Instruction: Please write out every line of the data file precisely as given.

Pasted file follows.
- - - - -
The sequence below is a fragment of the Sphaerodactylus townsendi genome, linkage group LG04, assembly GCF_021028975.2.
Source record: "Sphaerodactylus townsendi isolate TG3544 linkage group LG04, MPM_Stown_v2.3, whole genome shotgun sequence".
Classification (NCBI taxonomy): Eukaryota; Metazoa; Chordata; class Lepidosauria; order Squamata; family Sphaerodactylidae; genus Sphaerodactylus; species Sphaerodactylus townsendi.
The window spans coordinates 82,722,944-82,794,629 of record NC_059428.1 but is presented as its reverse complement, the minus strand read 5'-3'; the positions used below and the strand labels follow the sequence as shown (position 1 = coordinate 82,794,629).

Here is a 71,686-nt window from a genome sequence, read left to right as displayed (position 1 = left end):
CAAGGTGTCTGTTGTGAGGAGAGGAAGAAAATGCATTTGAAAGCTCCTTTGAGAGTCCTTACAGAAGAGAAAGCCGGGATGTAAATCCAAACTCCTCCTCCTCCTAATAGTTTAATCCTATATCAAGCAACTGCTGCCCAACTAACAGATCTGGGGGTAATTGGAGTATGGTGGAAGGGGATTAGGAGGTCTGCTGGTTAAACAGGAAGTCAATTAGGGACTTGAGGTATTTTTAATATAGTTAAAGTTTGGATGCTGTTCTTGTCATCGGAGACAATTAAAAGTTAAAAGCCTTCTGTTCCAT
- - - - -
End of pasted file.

The sequence below is a fragment of the Sphaerodactylus townsendi genome, linkage group LG04, assembly GCF_021028975.2.
Source record: "Sphaerodactylus townsendi isolate TG3544 linkage group LG04, MPM_Stown_v2.3, whole genome shotgun sequence".
Classification (NCBI taxonomy): Eukaryota; Metazoa; Chordata; class Lepidosauria; order Squamata; family Sphaerodactylidae; genus Sphaerodactylus; species Sphaerodactylus townsendi.
The window spans coordinates 82,722,944-82,794,629 of record NC_059428.1 but is presented as its reverse complement, the minus strand read 5'-3'; the positions used below and the strand labels follow the sequence as shown (position 1 = coordinate 82,794,629).

Here is a 71,686-nt window from a genome sequence, read left to right as displayed (position 1 = left end):
CAAGGTGTCTGTTGTGAGGAGAGGAAGAAAATGCATTTGAAAGCTCCTTTGAGAGTCCTTACAGAAGAGAAAGCCGGGATGTAAATCCAAACTCCTCCTCCTCCTAATAGTTTAATCCTATATCAAGCAACTGCTGCCCAACTAACAGATCTGGGGGTAATTGGAGTATGGTGGAAGGGGATTAGGAGGTCTGCTGGTTAAACAGGAAGTCAATTAGGGACTTGAGGTATTTTTAATATAGTTAAAGTTTGGATGCTGTTCTTGTCATCGGAGACAATTAAAAGTTAAAAGCCTTCTGTTCCAT